Other strategies available to accomplish similar goals include the use of an irrevocable life insurance trust which then transfers the assets free of the trust upon death. For these more advanced estate planning strategies you’ll want to partner with an experienced and knowledgeable estate planning lawyer.

The support of an attorney can be instrumental in helping you to accomplish your personal goals and assisting you with all aspects of your overall planning. Schedule a consultation today with an estate planning lawyer to learn a bit more about how this applies to you.      

What Is the Purpose of a Charitable Trust?

In discussing and researching options for your own estate planning, you may come across multiple options and strategies that can help you accomplish your goals. This can be further cemented by talking with a knowledgeable estate planning lawyer about your next steps, and you might hear the term charitable trust as part of this planning process.

At its most basic level, a charitable trust holds assets inside and distributes them to charities. How the assets will be managed and invest will depend on what you have specified in the trust. You can also use the terms of the trust to determine how it will make donations. Tax advantages are available to those creating a charitable trust but other forms of trust management may be more appropriate for you based on the individual goals you intend to accomplish.

One of the biggest reasons to use a charitable trust is to establish a long term plan for charitable giving. When you establish a charitable trust for these purposes, you can continue to make gifts over a long period. The trust is completely separate from you when established for charity. Any assets held inside the trust are owned by the trust and the trust requires management and pays taxes just as any other legally recognized entity would. To ensure this is the right fit for your estate planning strategy, schedule a time to speak with a lawyer.


What Is Succession Planning with GRATs?

The gap between what your current business is worth during the process of completing your estate and succession planning and what it could be worth in the future when you pass away should be considered as part of your overall planning process.

Many people choose to address this financial gap using a tool known as an irrevocable life insurance trust. When an irrevocable life insurance trust is structured correctly the benefits in that insurance policy do not pass through probate and can be available to your beneficiaries immediately. This can provide valuable cash reserves for the payment of estate taxes or other concerns.

You might also wish to retain a source of income for yourself while passing your business assets onto your children, and you might be able to use a tool known as a grantor retained annuity trust to accomplish this.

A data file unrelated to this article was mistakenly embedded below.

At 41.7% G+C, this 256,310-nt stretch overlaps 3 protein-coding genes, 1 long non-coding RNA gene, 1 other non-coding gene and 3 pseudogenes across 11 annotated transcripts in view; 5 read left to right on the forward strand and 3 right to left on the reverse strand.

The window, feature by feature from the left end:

If assets inside grow during the course of the trust, the appreciation is not subject to estate taxes if you’ve done your planning properly. This can be a very beneficial and powerful tool for passing on a business that is growing rapidly. As with all things related to business succession planning and estate planning it is important to have the support of an experienced lawyer to guide you through the process. Schedule a consultation with a dedicated lawyer today to learn more.


What is Premature Asset Division in Probate?

An executor or personal representative is responsible for handling many aspects of probate, including the distribution of assets once other administration issues have been managed. However, prematurely passing on these assets to beneficiaries can come with consequences.

It might seem easier or even a good way to make beneficiaries happy by making those distributions right away, this can be illegal and can expose you to personal liability. It’s much better to make a comprehensive list of all the assets and then hold them until probate can be completed.

At the early stages of probate, you don’t know about all the possible legal creditors, either. This means someone could come forward with a legitimate claim once you’ve already liquidated or given an asset to someone else. This does not delete the creditor’s right to recover, which can create a very complex situation.  You don’t want to have to go back to that family member and ask for the item back.

Another reason to wait to make any transfers is that not all assets are probate assets. Some technically do not fall under the guidance of the will, such as retirement accounts or those placed in trusts. If those accidentally get lumped in with probate assets, this could create unnecessary confusion as well as personal liability.

If you’re newly appointed as an executor, even if the deceased person left great instructions for you, you might still want to hire an experienced probate lawyer to assist you with the many tasks required to close out probate. Even if you have a decent handle on all that is involved, it’s helpful to know that you’re on track and to feel confidence about the order in which you accomplish things.

Haven’t yet created your own estate? Contact an estate planning lawyer now to learn more about creating a personal plan.